Get Kids in the Kitchen

 

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It’s a topic that comes up frequently. Whether it’s “how do I get my kids to eat xyz…?” or just about the need to encourage kids to develop some basic skills, there is a giant void in knowledge even on an adult level when it comes to cooking. Some find it daunting, some simply don’t have or don’t make the time to cook. In our westernized culture, eating is often viewed as a chore, and simply something we have to do. There’s quick and easy options, generally none of which are nutritious; and, we cram it in our mouths as quickly as we can and go about our day. In many other cultures, food is a main focal point of daily life, family and relationships.

I grew up in a home where Mom stayed home until I was in 3rd or 4th grade, going out to eat or grabbing takeout was a momentous occasion and we embraced the family meal. We ate what was cooked for dinner. Did my brother and I always like the menu? Of course not; but, that was life. There wasn’t a choice or option of a “kid friendly” entree. Never did we go hungry, we maybe ate cold meals, but this was life as we knew it. To better help us love and appreciate our food and the processes that go into it, not only did we get in the kitchen with our parents, we raised chickens, ducks and geese. I can remember many summers getting up before anyone else, letting the birds out, watering and feeding them. Nurturing them with respect, as food should be treated. Come close to fall, my Dad would go out behind the shed and lop their heads off. My mom would get the antique boiler full of scalding water. We’d dip and pluck all the feathers, gut the birds and get them prepared for freezing. Every summer we’d have a different variation of a garden. We’d pick and can and pick and can some more.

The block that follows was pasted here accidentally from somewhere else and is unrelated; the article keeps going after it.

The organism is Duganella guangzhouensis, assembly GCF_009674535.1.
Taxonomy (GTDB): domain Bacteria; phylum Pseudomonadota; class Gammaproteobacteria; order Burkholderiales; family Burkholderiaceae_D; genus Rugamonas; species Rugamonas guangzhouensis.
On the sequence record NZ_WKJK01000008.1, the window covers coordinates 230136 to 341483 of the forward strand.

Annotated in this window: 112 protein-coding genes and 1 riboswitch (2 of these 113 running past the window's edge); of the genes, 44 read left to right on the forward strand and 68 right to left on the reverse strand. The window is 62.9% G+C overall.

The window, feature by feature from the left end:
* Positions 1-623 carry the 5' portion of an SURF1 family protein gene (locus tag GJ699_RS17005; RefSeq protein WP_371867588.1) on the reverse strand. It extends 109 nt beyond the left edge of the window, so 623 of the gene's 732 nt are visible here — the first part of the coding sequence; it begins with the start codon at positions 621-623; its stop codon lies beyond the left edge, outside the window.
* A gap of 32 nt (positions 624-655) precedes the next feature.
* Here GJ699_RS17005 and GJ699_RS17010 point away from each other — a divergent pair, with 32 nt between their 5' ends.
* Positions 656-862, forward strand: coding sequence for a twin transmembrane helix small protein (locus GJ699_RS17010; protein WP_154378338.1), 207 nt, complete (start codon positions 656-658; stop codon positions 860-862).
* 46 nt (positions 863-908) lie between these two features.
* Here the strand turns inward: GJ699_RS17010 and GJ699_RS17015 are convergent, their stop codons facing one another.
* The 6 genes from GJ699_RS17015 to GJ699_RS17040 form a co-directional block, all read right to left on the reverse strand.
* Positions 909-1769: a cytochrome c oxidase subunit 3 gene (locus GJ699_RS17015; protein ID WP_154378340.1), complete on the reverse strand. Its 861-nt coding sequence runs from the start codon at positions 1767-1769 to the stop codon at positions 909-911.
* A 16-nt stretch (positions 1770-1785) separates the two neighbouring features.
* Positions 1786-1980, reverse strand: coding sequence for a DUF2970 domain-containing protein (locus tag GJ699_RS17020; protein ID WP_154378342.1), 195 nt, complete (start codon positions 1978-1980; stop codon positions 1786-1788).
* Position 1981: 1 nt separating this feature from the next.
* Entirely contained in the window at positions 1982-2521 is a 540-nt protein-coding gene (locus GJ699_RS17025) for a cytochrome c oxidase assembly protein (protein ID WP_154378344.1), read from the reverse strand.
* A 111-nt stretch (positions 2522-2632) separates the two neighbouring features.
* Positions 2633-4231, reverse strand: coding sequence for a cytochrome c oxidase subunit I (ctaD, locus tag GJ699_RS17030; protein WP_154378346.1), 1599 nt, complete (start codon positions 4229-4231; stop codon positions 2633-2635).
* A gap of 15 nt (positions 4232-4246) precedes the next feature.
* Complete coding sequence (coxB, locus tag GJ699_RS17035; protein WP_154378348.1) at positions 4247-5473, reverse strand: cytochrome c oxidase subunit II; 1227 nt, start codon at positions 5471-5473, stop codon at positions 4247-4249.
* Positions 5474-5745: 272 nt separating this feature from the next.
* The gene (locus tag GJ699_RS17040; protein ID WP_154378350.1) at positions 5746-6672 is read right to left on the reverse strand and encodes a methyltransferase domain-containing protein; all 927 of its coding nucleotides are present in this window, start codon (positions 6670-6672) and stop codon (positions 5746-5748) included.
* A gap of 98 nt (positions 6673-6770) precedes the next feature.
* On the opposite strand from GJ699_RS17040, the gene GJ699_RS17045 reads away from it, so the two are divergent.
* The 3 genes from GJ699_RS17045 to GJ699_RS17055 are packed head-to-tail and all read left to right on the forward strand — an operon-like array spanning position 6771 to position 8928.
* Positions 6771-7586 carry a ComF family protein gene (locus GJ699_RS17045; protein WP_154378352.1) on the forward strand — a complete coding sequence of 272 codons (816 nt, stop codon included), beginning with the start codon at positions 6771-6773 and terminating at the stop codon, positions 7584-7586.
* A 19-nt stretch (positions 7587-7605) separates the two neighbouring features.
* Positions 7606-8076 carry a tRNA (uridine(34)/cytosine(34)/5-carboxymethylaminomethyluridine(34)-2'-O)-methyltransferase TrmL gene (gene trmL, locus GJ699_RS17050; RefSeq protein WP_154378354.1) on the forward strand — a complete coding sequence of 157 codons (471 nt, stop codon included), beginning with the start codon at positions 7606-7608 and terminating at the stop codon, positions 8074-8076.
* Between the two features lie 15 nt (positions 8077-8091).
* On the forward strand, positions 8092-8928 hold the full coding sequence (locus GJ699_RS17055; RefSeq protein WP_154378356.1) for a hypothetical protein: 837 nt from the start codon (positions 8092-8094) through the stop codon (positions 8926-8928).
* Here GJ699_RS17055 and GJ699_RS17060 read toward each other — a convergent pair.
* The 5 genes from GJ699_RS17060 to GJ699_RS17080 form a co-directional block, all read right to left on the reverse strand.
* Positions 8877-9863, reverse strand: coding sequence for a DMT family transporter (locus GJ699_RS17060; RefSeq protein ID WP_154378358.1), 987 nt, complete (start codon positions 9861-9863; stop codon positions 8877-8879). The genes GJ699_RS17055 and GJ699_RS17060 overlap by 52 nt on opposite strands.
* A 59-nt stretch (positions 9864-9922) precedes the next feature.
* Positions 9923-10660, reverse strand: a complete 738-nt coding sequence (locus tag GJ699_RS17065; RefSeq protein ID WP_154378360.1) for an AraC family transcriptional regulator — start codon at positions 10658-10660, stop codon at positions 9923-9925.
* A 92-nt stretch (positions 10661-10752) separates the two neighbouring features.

Now that I have a family of my own Justin and I strive to make sure our children appreciate and respect food. As a culture we’ve bastardized so much of it. Sure, every kid will sit down with a bag of chips and a soda and love every minute of it, it’s designed that way; but, do they appreciate it? Where did it come from? The grocery store. But, where did it really come from? It’s too easy to just grab and go, forget to care and stop and think about the origins of food, to stop and enjoy it. From the moment our oldest, Callan, could stand, I had him in the kitchen with me. Now, I live in a much more populated area, without the ability to raise livestock or have a sufficient garden; but, food, food preparation and creativity can still be embraced. Callan’s favorite Christmas present this year was hands down the play-kitchen fully equipped with all the pots and pans, utensils and food a child could want. The moment he even hears me in the kitchen, even if I’m just making coffee, he’s right there, begging to help, tasting and experimenting…and we love it! ❤️

~Katie Coleman~
Co-Founder Eat Fit Life

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